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The Glensheen Historic Estate is a historic, 39-room mansion located along the shores of Lake Superior in Duluth, Minnesota. It was built by Charles and Clara Congdon in 1906 and is now a museum and owned by the University of Minnesota-Duluth. It is the most visited historic home in Minnesota. The mansion was built on a 22 acre property but now only seven acres remain. It was designed by architect Clarence H. Johnson in the Jacobian style. Landscape architect Charles Wellford Leavitt designed the grounds, which had a vegetable garden, greenhouse, orchard, cow barn, and a large water reservoir. The mansion served as the set for the 1972 film, You'll Like My mother, starring Patty Duke and Richard Thomas. The mansion was named to the National Register of Historic Places in August, 1991.


  • The Congdon family out on picnic. Credit: University of Minnesota-Duluth - Glensheen, The Historic Congdon Estate
  • View of the front entryway. Credit: University of Minnesota-Duluth - Glensheen, The Historic Congdon Estate
  • Front facade of the house. Credit: University of Minnesota-Duluth - Glensheen, The Historic Congdon Estate
  • Some of the stained glass windows at the mansion. Credit: University of Minnesota-Duluth - Glensheen, The Historic Congdon Estate
  • View of the rear facade of the mansion and a portion of the grounds. Credit: University of Minnesota-Duluth - Glensheen, The Historic Congdon Estate

Chester and Clara Congdon met at Syracuse University and graduated together in 1875. They married in 1881 and eventually moved to Duluth, Minnesota by 1892. Chester was an attorney and was also an investor in iron mining land speculation. His investments paid off handsomely when he was 50 years old and finally had acquired sufficient capital to fund the construction of a new home.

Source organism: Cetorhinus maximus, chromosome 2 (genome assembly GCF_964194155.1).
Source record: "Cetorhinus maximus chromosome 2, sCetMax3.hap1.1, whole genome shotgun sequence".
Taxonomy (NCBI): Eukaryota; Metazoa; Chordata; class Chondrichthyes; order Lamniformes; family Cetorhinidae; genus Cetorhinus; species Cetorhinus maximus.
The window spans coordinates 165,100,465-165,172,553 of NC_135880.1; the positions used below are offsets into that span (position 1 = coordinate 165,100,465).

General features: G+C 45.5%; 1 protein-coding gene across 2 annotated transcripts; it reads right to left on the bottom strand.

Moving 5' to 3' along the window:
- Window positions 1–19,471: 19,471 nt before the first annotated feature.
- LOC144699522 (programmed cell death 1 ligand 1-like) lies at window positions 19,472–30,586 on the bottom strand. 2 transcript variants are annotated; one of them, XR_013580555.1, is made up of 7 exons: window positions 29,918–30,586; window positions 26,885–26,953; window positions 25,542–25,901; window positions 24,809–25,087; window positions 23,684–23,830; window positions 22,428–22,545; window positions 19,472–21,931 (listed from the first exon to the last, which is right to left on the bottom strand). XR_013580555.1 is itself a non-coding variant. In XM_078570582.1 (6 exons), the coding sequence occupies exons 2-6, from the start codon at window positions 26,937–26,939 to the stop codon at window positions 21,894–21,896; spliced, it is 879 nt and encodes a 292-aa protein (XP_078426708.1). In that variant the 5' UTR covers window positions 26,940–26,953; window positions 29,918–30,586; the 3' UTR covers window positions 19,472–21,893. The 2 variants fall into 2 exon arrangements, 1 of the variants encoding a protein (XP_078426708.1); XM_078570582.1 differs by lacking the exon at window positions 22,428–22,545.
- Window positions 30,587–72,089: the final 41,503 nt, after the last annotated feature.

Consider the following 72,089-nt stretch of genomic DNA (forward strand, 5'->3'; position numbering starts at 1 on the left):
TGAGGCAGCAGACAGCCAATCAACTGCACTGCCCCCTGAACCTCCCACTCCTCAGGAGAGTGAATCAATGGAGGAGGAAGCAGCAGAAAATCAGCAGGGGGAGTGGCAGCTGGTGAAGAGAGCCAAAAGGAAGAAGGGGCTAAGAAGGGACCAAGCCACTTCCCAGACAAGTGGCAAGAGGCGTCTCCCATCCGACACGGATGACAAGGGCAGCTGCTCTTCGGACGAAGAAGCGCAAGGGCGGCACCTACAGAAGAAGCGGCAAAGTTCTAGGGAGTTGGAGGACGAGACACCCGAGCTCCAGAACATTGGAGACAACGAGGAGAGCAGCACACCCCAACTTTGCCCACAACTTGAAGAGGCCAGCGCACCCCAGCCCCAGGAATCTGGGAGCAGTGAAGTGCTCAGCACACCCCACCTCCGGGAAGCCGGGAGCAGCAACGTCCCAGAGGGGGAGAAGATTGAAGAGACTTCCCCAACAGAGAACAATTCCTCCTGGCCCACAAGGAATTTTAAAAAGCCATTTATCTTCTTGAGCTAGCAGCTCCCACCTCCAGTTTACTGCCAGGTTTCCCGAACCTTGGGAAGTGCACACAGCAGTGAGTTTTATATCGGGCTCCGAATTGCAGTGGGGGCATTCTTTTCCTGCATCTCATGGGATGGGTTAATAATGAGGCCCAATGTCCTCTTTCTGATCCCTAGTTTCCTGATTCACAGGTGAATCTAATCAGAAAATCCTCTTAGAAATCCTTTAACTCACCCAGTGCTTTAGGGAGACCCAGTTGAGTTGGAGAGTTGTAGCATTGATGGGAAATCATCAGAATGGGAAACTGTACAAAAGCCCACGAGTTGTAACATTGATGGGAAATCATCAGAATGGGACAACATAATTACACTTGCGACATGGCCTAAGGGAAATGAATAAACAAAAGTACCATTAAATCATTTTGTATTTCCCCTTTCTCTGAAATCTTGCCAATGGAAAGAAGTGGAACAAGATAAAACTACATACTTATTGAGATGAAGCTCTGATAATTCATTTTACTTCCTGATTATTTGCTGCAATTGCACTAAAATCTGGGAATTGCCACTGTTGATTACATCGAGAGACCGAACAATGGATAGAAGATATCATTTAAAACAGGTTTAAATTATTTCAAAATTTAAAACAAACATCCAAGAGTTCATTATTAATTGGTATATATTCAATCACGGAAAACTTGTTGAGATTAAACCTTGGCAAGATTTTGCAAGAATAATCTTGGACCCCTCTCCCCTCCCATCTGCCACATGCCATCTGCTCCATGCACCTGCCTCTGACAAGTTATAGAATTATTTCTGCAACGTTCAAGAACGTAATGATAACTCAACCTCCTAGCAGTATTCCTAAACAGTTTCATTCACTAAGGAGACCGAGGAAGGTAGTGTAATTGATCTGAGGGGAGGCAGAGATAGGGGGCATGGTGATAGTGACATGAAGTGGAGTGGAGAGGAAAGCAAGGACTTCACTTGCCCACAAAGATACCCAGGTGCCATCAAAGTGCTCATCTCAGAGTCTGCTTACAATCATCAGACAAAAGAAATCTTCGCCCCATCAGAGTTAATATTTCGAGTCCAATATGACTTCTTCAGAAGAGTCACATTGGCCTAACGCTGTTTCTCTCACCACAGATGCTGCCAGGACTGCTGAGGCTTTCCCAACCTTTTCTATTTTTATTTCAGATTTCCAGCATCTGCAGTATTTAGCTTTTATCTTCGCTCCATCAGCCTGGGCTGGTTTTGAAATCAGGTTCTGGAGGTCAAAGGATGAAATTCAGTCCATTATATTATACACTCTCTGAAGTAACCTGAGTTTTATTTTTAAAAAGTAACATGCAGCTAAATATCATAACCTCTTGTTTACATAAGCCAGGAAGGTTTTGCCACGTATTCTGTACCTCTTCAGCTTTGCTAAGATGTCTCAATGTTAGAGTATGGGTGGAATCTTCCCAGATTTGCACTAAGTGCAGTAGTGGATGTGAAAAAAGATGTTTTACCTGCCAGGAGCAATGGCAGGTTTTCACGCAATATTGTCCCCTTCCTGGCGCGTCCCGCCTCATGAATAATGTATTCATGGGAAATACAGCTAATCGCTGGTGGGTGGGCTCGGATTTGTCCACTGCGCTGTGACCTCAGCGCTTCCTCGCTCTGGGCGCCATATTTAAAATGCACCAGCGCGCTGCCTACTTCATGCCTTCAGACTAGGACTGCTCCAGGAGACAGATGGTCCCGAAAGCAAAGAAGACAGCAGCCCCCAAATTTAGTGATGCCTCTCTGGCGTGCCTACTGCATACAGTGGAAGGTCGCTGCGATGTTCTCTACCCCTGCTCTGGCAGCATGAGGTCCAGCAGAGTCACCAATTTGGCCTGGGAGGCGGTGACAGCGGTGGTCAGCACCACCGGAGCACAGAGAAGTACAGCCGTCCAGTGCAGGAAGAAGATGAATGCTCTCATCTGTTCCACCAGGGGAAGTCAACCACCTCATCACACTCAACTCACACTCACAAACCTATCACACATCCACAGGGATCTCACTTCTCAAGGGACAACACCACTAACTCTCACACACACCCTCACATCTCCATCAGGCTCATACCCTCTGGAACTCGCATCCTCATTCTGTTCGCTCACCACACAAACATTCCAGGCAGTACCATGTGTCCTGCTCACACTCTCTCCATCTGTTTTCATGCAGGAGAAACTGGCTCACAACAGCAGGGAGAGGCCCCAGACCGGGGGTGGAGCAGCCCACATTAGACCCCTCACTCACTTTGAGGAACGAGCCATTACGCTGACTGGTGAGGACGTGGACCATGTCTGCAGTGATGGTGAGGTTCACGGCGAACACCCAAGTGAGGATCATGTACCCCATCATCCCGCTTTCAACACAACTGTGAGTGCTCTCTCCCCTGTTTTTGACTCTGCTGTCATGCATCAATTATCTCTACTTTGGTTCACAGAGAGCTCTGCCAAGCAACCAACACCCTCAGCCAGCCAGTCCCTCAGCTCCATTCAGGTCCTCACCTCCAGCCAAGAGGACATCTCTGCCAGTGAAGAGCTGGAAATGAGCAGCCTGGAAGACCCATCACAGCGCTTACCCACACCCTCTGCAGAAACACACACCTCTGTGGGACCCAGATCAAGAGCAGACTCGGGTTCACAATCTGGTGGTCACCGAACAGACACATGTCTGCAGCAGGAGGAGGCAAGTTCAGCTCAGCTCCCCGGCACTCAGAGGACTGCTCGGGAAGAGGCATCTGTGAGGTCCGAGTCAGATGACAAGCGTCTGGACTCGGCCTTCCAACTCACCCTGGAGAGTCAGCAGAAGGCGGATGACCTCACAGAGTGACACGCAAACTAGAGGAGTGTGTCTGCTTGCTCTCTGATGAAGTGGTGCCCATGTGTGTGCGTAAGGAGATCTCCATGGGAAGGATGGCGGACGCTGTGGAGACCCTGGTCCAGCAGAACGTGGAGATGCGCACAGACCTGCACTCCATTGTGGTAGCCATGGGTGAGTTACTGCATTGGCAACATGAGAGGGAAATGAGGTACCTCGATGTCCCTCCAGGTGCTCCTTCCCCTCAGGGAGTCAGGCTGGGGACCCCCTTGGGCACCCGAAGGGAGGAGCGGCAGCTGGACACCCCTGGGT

Construction of the Glensheen Mansion began in 1905 and was completed a year later. At the time, the house was situation in a more rural area and the Congdons wanted to preserve the natural landscape as much as possible. All of the utilities were built underground, so as to not ruin the aesthetic of the landscaped grounds. The Congdons wanted the estate to be self-sufficient, which is why they wanted the greenhouse, vegetable garden, cow barn, water reservoir, and orchard.

Chester and Clara had 7 children, one of whom died when he was a baby. Two of their children, Elisabeth and Robert, 14 and 10 respectively at the time the house was finished, were still young enough to have some years growing up in the home. After Chester passed away in 1916, Clara and Elisabeth continued to live at the house. Clara died in 1950. Elisabeth eventually adopted two daughters, Marjorie and Jennifer. Elisabeth lived at the mansion until 1977, when she and her nurse were murdered by Robert Caldwell, Marjorie's second husband. The mansion was donated to the University of Minnesota in 1968 and opened as a museum to the public in 1979.

https://glensheen.wp.d.umn.edu/about/ http://en.wikipedia.org/wiki/Glensheen_Historic_Estate